- Category 4 Hurricane Harvey slammed the Texas Gulf Coast from Corpus Christi to Houston, and at its peak, knocked out power for 300,000 customers on Saturday, according to the Electric Reliability Council of Texas (ERCOT).
- ERCOT noted the number of customers without power decreased slightly as the storm wore on, but reports widespread transmission outages, particularly near the Corpus Christi and Victoria areas.
- The grid operator issued an emergency status late Friday night as Harvey made landfall, and noted more than 70,000 customers were without power already. Lineworkers are working 16-hour shifts to turn on power.
Hurricane Harvey made landfall late Friday night, knocking the lights out for hundreds of thousands as it moved up the state. State officials and the grid operator issued warnings days in advance. Researchers from the University of Michigan forecasted as many as 350,000 customers could lose power — landing right in the ballpark of actual numbers.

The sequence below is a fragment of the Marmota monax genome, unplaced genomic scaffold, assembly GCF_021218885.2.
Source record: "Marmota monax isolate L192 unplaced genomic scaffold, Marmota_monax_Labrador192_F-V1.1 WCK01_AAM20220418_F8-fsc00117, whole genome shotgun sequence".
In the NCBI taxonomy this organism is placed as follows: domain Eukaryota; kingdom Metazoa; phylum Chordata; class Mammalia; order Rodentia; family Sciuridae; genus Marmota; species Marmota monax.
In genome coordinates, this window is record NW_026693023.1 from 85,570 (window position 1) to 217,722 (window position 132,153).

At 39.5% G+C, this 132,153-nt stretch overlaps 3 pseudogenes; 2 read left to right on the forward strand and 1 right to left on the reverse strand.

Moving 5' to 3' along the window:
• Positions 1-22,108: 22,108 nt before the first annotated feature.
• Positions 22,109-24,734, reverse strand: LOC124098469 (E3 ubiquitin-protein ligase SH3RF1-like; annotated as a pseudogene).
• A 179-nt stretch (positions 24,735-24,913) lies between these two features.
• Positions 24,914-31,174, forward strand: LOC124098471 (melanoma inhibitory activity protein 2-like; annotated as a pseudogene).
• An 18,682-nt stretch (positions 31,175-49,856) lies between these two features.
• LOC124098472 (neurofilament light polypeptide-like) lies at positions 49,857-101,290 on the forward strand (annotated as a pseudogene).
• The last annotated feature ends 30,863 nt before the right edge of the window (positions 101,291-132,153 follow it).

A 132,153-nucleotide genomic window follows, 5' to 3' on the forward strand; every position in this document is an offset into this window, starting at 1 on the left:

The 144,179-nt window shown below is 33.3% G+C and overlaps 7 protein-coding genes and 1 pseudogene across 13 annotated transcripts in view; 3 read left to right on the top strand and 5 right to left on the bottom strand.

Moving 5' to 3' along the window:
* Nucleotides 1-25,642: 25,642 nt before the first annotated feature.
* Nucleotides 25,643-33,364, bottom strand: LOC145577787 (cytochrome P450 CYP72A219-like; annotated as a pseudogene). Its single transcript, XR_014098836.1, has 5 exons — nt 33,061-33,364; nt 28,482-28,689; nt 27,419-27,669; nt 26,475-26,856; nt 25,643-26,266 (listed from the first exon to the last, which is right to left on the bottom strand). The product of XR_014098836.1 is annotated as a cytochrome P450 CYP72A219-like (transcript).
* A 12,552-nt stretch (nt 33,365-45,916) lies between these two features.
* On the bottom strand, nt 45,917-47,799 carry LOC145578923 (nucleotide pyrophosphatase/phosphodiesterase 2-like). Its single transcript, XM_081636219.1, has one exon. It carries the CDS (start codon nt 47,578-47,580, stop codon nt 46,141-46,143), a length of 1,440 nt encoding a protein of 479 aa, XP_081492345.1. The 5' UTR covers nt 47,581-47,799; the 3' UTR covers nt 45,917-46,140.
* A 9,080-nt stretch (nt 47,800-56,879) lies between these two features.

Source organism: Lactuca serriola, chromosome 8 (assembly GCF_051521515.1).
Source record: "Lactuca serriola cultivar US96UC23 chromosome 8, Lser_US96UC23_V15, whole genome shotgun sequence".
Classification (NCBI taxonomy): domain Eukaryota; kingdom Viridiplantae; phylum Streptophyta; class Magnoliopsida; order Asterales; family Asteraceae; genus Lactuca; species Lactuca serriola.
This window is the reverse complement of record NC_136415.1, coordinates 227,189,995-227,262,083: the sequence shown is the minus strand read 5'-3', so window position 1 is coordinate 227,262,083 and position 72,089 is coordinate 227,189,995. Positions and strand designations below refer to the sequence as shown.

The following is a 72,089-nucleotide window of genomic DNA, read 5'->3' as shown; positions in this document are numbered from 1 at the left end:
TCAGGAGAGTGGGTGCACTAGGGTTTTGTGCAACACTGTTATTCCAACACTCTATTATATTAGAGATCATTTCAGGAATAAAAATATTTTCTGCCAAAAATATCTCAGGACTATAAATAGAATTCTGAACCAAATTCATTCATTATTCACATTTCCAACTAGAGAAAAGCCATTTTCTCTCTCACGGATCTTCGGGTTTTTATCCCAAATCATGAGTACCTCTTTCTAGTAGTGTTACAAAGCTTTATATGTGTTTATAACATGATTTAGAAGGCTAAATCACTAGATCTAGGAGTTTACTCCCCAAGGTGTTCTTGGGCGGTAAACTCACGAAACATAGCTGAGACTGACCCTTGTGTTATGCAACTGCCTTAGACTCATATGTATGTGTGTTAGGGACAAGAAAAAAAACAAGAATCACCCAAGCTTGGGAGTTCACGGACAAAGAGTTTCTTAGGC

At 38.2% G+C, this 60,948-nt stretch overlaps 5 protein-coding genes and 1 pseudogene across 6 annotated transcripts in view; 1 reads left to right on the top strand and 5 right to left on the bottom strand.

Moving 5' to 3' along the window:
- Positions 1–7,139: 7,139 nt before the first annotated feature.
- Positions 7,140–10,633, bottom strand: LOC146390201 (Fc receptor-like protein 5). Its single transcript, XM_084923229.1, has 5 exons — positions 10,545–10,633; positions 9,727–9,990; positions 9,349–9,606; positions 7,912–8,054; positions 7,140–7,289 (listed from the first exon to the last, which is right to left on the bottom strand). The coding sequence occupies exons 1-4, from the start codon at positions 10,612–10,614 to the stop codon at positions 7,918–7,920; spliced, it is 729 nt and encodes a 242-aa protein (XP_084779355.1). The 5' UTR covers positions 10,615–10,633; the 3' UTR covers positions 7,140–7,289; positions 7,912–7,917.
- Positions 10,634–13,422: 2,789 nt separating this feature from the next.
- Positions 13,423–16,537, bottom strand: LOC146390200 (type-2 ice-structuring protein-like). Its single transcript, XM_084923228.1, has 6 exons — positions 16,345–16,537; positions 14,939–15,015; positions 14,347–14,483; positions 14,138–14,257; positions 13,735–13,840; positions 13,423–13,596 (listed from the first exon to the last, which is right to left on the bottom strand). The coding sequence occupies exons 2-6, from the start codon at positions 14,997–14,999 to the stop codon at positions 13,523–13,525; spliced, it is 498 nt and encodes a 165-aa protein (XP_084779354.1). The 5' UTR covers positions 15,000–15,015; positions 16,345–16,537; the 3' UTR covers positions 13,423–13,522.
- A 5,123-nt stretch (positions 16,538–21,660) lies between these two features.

ERCOT reported roughly 300,000 customers lost power in the peak of the storm. The most recent storm coming close to that was Winter Storm Stella, which left about 200,000 customers on the Eastern Seaboard in the dark in March.
A 2015 report from the Union of Concerned Scientists said the central Gulf Coast was especially vulnerable to severe storms. Hurricane Katrina's aftermath illustrated that, but the report noted the region was still slow to adapt to the risks to climate change — which include increasingly severe storms.
Nearly 68,000 MW of capacity was at risk or lay directly in Hurricane Harvey's path, SNL Energy reported. NRG Energy owned the most at-risk capacity, followed by Calpine Corp. and Houston-based CenterPoint Energy.